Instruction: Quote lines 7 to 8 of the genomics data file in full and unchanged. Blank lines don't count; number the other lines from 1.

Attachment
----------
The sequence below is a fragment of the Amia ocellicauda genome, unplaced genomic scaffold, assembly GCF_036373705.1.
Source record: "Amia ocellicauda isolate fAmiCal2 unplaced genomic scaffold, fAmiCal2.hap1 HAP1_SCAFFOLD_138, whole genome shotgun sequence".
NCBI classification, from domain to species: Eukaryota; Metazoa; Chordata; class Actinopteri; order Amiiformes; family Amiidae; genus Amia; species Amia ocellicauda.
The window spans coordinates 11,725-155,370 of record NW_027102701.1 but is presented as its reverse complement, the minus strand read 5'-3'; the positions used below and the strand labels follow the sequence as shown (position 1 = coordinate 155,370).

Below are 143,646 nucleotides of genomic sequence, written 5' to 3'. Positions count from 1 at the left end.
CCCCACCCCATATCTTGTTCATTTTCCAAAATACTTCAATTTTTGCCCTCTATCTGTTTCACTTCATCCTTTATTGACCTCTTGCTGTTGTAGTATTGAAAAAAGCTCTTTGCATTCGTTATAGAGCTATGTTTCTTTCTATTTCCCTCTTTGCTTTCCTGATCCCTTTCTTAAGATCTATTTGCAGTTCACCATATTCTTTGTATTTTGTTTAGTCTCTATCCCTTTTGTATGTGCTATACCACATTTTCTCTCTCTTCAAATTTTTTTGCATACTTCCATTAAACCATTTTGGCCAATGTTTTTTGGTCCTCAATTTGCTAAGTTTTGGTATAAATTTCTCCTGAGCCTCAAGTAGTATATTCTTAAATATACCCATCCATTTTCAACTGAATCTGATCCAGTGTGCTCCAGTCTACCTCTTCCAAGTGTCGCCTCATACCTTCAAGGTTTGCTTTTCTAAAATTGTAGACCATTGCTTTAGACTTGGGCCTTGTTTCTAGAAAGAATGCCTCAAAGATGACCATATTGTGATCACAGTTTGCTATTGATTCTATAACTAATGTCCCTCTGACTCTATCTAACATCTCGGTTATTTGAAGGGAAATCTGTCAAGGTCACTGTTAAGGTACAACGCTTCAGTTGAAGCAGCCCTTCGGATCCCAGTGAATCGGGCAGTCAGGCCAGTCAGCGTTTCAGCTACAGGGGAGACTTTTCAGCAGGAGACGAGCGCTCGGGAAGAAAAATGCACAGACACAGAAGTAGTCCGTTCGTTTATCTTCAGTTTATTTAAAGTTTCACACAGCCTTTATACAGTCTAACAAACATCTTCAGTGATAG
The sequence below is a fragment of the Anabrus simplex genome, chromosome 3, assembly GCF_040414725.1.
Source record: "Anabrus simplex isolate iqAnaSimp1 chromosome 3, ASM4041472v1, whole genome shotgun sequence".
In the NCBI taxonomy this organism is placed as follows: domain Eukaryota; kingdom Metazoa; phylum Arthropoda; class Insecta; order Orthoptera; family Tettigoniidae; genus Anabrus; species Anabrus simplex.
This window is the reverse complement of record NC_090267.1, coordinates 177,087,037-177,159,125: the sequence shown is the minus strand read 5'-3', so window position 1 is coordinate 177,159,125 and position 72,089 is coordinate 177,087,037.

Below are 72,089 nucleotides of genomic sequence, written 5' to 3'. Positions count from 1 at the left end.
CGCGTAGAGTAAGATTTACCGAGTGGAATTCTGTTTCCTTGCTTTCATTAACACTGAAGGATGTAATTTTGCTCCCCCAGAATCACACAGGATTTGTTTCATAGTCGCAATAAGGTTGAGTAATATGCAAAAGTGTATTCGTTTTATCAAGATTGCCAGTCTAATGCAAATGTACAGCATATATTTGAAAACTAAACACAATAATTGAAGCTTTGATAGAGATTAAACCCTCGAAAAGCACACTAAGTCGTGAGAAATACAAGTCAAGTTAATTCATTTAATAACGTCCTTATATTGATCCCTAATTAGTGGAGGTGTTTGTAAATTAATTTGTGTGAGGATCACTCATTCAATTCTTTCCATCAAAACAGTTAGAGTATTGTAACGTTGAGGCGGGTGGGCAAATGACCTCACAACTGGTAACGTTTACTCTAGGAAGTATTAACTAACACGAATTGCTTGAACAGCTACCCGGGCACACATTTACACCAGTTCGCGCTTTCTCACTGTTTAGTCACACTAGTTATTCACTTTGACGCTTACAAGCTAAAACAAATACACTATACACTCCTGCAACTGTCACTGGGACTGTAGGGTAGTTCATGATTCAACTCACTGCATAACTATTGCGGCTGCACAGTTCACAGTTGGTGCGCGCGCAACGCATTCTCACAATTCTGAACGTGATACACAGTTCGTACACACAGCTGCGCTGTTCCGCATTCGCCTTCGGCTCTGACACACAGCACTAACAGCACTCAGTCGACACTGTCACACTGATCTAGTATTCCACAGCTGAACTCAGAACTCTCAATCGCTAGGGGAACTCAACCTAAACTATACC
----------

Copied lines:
The sequence below is a fragment of the Anabrus simplex genome, chromosome 3, assembly GCF_040414725.1.
Source record: "Anabrus simplex isolate iqAnaSimp1 chromosome 3, ASM4041472v1, whole genome shotgun sequence".